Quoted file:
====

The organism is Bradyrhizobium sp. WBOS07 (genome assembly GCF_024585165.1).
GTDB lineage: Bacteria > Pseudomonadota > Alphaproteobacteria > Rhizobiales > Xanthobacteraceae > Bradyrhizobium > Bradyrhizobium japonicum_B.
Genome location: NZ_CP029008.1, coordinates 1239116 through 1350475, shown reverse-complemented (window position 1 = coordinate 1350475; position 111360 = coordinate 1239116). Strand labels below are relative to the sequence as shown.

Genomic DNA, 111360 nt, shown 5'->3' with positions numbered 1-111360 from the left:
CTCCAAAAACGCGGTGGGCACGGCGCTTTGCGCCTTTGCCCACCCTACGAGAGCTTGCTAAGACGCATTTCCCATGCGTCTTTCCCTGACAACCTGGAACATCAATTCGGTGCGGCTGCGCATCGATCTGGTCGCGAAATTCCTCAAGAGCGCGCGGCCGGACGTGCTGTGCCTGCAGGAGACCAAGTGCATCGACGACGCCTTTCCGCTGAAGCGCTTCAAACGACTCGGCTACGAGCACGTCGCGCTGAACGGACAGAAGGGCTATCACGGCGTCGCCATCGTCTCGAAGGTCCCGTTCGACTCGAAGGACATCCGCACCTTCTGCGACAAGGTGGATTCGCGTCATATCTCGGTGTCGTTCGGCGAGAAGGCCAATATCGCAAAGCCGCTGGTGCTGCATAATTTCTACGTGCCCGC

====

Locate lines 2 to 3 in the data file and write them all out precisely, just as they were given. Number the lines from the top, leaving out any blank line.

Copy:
GTDB lineage: Bacteria > Pseudomonadota > Alphaproteobacteria > Rhizobiales > Xanthobacteraceae > Bradyrhizobium > Bradyrhizobium japonicum_B.
Genome location: NZ_CP029008.1, coordinates 1239116 through 1350475, shown reverse-complemented (window position 1 = coordinate 1350475; position 111360 = coordinate 1239116). Strand labels below are relative to the sequence as shown.